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Thursday, August 17, 2006

War on Daddy’s Dime

August 18, 2006
Op-Ed Columnist

I’m not sure yet who’s the winner in the war between Hezbollah and Israel, but I know who’s the big loser: Iran’s taxpayers. What a bunch of suckers.

Isn’t it obvious? As soon as the reckless war he started was over, Hezbollah’s leader, Hassan Nasrallah, declared that Hezbollah would begin paying out cash to the thousands of Lebanese families whose homes were destroyed. “We will pay compensation, a certain amount of money for every family to rent for one year, plus buy furniture for those whose homes were totally destroyed,” said Nasrallah. “These number 15,000.”

Nasrallah also vowed that his organization would help rebuild damaged houses and businesses, promising those affected that they will “not need to ask anyone for money or wait in queues” to get relief funds. To paraphrase the All-State commercial, “You’re in good hands with Hezbollah.”

But wait — where will Hezbollah get some of the $3 billion-plus needed to rebuild Lebanon? Last time I checked, Hezbollah did not have any companies listed on the Nasdaq. The organization doesn’t manufacture anything. It doesn’t tax its followers. The answer, of course, is that Iran will dip into its oil income and ship cash to Nasrallah, so that he will not have to face the wrath of Lebanese for starting a war that reaped nothing but destruction.

Yes, thanks to $70-a-barrel oil you can have Katyusha rockets and butter at the same time. When oil money is so prevalent, why not? Hezbollah and Iran are like a couple of rich college students who rented Lebanon for the summer, as if it were a beach house. “C’mon, let’s smash up the place,” they said to themselves. “Who cares? Dad will pay!” The only thing Nasrallah didn’t say to Lebanese was, “Hey, keep the change.”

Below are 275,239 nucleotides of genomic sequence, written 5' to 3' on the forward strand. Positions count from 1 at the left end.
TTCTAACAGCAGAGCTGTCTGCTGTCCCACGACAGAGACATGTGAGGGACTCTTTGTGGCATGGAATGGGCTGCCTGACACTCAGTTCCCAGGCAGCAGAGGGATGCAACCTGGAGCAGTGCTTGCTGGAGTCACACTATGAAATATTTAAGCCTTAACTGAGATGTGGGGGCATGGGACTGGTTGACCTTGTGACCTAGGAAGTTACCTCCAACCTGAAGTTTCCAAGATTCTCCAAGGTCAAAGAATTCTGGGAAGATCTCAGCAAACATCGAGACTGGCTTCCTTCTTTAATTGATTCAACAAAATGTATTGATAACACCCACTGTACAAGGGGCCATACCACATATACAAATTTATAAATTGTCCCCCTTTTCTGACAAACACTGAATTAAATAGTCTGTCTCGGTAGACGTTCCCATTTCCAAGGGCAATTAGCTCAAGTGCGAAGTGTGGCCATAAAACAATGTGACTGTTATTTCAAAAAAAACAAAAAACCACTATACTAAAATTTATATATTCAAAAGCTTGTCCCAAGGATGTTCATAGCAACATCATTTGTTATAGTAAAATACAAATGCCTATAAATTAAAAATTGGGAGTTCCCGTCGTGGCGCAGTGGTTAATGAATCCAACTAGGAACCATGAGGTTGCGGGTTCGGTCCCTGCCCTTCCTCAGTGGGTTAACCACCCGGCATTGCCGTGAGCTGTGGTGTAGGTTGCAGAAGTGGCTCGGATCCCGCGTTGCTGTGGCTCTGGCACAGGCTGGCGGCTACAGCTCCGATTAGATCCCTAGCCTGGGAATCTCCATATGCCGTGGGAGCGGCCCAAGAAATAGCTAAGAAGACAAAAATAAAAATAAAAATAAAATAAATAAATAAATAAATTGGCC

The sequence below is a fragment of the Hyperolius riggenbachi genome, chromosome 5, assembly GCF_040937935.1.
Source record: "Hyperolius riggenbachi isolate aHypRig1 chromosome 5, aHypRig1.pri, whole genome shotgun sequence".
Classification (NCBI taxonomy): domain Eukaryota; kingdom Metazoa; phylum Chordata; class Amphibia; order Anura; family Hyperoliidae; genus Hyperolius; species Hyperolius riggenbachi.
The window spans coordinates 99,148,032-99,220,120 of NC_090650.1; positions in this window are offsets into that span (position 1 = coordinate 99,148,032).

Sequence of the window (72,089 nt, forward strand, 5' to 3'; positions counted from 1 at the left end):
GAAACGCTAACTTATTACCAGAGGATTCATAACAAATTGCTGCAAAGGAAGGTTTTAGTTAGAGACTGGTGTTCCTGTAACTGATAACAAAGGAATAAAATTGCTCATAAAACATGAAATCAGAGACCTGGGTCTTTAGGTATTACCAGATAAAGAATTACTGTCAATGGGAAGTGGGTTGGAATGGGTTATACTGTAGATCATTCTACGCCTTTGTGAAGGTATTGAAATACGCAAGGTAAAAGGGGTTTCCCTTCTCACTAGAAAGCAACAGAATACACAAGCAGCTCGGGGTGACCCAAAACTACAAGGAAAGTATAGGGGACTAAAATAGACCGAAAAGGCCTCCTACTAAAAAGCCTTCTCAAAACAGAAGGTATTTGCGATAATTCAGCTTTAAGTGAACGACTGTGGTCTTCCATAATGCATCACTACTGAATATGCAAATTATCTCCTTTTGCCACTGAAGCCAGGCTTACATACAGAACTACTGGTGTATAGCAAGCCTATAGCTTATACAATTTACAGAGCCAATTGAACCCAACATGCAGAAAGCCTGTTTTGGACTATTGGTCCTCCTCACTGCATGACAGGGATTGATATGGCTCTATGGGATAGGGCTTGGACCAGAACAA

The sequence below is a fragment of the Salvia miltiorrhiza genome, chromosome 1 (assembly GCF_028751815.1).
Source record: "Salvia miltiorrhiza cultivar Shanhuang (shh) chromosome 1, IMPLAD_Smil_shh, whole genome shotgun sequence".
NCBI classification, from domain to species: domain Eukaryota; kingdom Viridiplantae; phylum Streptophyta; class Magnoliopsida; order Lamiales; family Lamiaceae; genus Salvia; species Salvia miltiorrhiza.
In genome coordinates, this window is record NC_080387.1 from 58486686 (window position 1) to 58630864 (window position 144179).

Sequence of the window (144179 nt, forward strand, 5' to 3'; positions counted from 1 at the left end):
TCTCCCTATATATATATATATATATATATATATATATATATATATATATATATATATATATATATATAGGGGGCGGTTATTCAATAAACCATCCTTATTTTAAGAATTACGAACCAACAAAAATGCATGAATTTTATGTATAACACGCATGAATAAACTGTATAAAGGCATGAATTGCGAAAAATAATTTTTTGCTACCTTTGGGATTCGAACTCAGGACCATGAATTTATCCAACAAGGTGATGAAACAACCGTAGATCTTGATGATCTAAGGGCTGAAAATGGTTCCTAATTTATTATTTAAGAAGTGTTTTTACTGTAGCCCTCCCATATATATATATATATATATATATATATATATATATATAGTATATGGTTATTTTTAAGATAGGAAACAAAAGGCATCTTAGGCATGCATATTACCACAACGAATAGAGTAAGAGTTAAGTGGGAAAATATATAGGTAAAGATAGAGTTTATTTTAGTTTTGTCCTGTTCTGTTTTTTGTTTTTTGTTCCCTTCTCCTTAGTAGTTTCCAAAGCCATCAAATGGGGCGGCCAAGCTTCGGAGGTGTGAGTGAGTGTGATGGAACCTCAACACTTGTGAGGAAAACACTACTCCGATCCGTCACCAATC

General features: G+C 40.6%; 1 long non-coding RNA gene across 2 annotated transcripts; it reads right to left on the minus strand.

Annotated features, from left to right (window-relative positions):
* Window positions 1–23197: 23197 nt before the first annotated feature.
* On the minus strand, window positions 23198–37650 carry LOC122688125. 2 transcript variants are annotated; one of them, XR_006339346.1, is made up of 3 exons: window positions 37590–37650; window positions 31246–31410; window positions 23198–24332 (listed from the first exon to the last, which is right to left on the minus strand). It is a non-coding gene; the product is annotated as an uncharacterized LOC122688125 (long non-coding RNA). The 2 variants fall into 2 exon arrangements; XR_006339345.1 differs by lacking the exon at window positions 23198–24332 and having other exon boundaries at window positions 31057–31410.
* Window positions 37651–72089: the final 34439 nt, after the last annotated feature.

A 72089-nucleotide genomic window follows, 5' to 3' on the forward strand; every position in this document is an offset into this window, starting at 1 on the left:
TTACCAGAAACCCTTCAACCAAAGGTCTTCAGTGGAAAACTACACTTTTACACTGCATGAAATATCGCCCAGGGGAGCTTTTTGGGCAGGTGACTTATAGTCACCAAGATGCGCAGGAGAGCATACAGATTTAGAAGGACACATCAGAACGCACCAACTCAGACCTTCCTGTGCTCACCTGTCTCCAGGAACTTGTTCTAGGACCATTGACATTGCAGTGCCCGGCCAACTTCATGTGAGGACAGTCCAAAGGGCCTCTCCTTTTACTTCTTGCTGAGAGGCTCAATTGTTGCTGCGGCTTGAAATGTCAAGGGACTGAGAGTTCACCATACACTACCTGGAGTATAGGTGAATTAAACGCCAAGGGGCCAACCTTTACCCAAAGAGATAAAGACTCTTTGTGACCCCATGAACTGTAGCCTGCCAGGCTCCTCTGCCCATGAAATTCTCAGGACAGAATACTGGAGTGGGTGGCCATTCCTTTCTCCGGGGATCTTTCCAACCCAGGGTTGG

In the cold war, Russian taxpayers were the suckers who rebuilt Arab armies every time they got crushed by Israel. Now Iran’s citizens will foot the bill with their oil income — assuming the ayatollahs actually put their money where their mouth is. (Iran was always happy to spend money on Hezbollah rockets. Let’s see if it will pay for schools and clinics.)

This is why I am obsessed with bringing down the price of oil. Unless we take this issue seriously, we are never going to produce more transparent, accountable government in the Middle East. Just the opposite — we will witness even more reckless, unaccountable behavior like Nasrallah’s and Iran’s.

Been to Syria lately? Why do you think it can afford to shrug off U.S. sanctions? It also is not making microchips. It is, though, exporting about 200,000 barrels of oil a day, and that is what keeps a corrupt and antiquated regime in power. The Syrian regime subsidizes everything from diesel to bread. As in Iran, almost half of Syria’s people are teenagers, and without real economic reforms, widespread unemployment and unrest are just around the corner — but for now, oil money postpones the reckoning.

Ditto Iran. Iran is OPEC’s second-largest producer, selling the world about 2.4 million barrels of oil a day and earning the regime some $4 billion a month — the government’s main source of income. To buy public support, Iran’s regime subsidizes housing, gasoline, interest rates, flour and rice.

According to an Aug. 2 report on, “Iran spent $25 billion on subsidies last year, or more than half the $44.6 billion it collected through crude oil exports.” But Iran actually has to import more than one-third of its gasoline, because it can’t refine enough itself. This became so expensive the regime wanted to ration subsidized gas but feared a public backlash. No wonder. Bloomberg reported that subsidized gasoline in Iran is 34 cents a gallon.

Repressive governments like Iran’s and Syria’s use oil money to buy off their people and insulate themselves from the pressure of political and economic reform. When oil prices get high enough, they can even buy a monthlong war in Lebanon. Why not? It’s like a summer sale: “Now, this summer only: 34 cents-a-gallon gasoline and a war with the Jews and new living room furniture for Lebanese Shiites! Such a deal!”

If we could cut the price of crude in half, it would mean that all of Iran’s oil income would go to subsidies — which would be unsustainable and therefore a huge threat to the regime. It would also make Iran’s puppets, like Nasrallah, think three times about launching wars with Israel that might ravage Lebanon again.

Too bad we have a president who tells us we’re “addicted to oil” but won’t do anything about it. That sort of hypocrisy just makes Nasrallah’s day.

Line of Fire - Hard Crossings

Expressing its utmost concern at the continuing escalation of hostilities which has already caused hundreds of deaths and injuries on both sides, extensive damage to civilian infrastructure and hundreds of thousands of internally displaced persons …

Calls on Israel and Lebanon to help ensure humanitarian access to civilian populations and the voluntary and safe return of displaced persons …